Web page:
Many have claimed that there is something in the water in Nigeria that leads to the continuous yielding of top-quality and world-class footballers from this country.

 

It is easier to believe this line of thought than to try and find holes in it, 234sportsng.com reports.

How else can you explain that the same area code that birthed the legendary Rashidi Yekini is the same one that gave Daniel Amokachi, Jay Jay Okocha, Sunday Oliseh, Stephen Keshi, Taribo West, Nwankwo Kanu to newbie Victor Osimhen, to mention but a few, to the world?

Yekini, who scored Nigeria’s first-ever goal at the FIFA World Cup back in 1994, is until now the Super Eagles’ highest goal scorer with 37 to his name, despite passing on in May 2012.

 

Amokachi born nine years after Yekini won the AFCON 1994, bagged gold at the 1996 Olympics and featured at two World Cups in 1994 and 1998 – a stalwart on the field and in the dressing room.

 

All this and more have since inspired an entire generation. At the top of the pyramid is the fast-paced, highly skilled and lethal Rasheedat Ajibade.

 

The Blue Haired Girl – who features for Atletico Madrid in Spain’s topflight league – has worked her way up the ladder to claim a seat at the high table and deservedly so.

 

Ajibade whose name means ‘royalty’ is busy exhibiting her supreme qualities on the wing for the Super Falcons, who are seeking a record-extending 10th title at the 2022 TotalEnergies Women’s Africa Cup of Nations in Morocco.

 

Opening her goalscoring account at the tournament with a 92nd minute fine finish against rivals South Africa in the first game on Monday was an early warning to their opponents that she is one to watch out for.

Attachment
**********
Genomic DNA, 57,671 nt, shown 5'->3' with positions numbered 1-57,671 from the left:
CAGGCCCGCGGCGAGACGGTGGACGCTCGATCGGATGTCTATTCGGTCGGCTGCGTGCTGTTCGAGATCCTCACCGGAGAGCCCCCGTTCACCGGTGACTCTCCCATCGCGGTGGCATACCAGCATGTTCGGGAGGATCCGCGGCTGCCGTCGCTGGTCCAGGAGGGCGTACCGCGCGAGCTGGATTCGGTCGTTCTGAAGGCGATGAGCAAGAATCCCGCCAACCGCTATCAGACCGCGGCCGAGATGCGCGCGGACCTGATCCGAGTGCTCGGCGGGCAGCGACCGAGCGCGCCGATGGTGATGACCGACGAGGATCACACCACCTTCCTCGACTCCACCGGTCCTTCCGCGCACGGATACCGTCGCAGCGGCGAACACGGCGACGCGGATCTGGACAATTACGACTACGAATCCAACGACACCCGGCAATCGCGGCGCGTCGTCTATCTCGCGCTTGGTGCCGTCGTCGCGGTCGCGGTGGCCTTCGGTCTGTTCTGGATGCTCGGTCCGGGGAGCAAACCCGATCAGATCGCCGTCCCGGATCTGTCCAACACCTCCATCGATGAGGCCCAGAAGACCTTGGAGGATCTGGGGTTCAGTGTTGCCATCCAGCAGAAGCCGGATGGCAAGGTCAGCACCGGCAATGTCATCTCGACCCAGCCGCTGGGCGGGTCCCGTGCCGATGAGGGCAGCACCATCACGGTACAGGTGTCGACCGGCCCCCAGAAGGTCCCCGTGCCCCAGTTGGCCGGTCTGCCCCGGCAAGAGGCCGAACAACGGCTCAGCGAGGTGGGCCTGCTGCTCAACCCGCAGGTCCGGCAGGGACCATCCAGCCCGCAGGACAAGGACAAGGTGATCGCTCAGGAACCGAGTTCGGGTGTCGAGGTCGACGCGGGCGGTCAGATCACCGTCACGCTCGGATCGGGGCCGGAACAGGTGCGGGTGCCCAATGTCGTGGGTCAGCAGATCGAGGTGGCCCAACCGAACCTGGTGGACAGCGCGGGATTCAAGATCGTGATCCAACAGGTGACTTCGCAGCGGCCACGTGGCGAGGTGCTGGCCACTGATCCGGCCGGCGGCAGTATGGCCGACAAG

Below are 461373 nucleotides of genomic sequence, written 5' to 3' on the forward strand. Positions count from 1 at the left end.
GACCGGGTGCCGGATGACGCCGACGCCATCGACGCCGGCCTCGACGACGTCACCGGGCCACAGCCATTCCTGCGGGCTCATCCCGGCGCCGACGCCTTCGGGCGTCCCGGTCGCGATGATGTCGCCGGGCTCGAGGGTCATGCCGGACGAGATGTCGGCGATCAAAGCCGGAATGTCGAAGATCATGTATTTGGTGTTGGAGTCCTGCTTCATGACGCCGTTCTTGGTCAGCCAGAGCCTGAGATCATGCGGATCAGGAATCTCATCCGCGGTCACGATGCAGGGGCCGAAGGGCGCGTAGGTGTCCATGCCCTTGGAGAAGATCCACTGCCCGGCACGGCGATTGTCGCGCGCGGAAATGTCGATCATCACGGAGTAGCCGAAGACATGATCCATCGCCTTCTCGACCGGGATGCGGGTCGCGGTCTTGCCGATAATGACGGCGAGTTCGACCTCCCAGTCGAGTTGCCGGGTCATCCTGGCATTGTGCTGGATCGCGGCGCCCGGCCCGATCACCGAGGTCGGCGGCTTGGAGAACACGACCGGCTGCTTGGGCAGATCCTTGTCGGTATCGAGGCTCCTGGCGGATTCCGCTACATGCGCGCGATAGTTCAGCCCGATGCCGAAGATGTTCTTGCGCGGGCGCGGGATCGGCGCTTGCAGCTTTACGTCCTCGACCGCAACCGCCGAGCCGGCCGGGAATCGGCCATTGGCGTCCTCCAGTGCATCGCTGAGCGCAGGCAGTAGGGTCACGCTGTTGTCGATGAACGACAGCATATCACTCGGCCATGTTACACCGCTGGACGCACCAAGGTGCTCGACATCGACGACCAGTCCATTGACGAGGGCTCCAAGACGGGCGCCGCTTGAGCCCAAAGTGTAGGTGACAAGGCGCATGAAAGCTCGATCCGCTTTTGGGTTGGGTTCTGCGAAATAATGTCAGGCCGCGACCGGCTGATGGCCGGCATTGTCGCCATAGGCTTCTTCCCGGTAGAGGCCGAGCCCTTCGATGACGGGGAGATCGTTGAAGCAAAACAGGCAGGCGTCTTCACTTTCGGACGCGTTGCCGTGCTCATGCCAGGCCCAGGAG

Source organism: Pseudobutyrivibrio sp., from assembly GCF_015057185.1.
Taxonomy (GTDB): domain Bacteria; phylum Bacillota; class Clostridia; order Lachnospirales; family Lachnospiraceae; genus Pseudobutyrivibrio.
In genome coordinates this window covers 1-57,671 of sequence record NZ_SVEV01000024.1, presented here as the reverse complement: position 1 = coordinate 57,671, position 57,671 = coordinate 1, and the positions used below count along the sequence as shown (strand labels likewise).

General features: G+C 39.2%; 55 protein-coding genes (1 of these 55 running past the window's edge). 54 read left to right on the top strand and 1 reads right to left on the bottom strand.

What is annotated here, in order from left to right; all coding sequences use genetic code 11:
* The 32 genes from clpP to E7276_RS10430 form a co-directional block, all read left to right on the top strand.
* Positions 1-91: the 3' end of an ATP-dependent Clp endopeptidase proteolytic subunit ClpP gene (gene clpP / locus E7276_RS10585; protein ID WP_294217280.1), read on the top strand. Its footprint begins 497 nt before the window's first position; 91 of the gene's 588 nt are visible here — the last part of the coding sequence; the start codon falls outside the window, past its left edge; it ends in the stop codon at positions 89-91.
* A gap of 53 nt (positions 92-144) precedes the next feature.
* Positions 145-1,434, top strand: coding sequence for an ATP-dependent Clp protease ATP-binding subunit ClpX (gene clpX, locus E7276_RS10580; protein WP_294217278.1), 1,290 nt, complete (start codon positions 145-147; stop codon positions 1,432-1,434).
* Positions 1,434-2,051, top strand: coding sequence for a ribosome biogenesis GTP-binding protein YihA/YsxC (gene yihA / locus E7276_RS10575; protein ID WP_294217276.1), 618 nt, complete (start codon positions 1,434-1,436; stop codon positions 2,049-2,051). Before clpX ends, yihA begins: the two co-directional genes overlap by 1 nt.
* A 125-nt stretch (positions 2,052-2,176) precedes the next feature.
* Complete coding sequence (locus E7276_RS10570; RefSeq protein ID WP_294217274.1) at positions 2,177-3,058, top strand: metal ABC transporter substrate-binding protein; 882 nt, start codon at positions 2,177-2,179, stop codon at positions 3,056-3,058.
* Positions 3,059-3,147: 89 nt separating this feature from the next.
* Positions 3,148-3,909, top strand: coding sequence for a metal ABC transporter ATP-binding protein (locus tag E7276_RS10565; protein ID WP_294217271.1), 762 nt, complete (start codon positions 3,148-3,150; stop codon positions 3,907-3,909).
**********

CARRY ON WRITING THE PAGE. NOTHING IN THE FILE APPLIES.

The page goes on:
“Playing for Nigeria is an absolute honour. I will never take it for granted. There are millions of Nigerian players out there that could be here. I feel that I am doing great in my field and that is why I have the opportunity to be here. I put in my best, on and off the pitch,” she tells with great humility.

 

Ajibade’s path to the top has been a clear case of “Rome was not built in a day” with the 22-year old having featured at two FIFA U17 Women’s World Cups in 2014 and 2016, as well as the 2016 FIFA U20 Women’s World Cup, where she was handed the armband.

 

Two years later, she made her WAFCON debut and scored her first goal against Zambia in a 4-0 thrashing of the Copper Queens in the group stages before the Super Falcons were crowned for the ninth time.

Fast forward and Ajibade is back at the continental event in search of her second title but to achieve that, the Blue Haired Girl and the Super Falcons will have to dig deep to achieve their objective.

 

“We have to take one game at a time and make sure that the goal is the trophy, so we shall play to achieve that,” explains Ajibade.

 

Nigeria lost their opener against South Africa 1-2 before bouncing back to register a 2-0 victory against tournament debutants Botswana. The Super Falcons face another side playing at the tournament for the first time, Burundi, on Sunday.

As Ajibade continues her on-the-pitch duties, she fully understands how important her success is to young girls back home.

 

The Accounting graduate from Lagos State Polytechnic had to delay her move into professional football so that she could complete school first before commiting to a club outside Nigeria.

 

“My family likes education. I feel like I had to finish my degree first. It was important for me to finish school because I was also underage to move abroad so it was a bit challenging because when I saw people that I was older than playing in Europe – while I was still playing in Nigeria – it was tough.”

 

“But when things like this happen, you have to know the right time to make a move. When you believe in God, things align and fall into place. Education is very important because you can fall back to it after you are done playing football,” Ajibade explains with a content smile.

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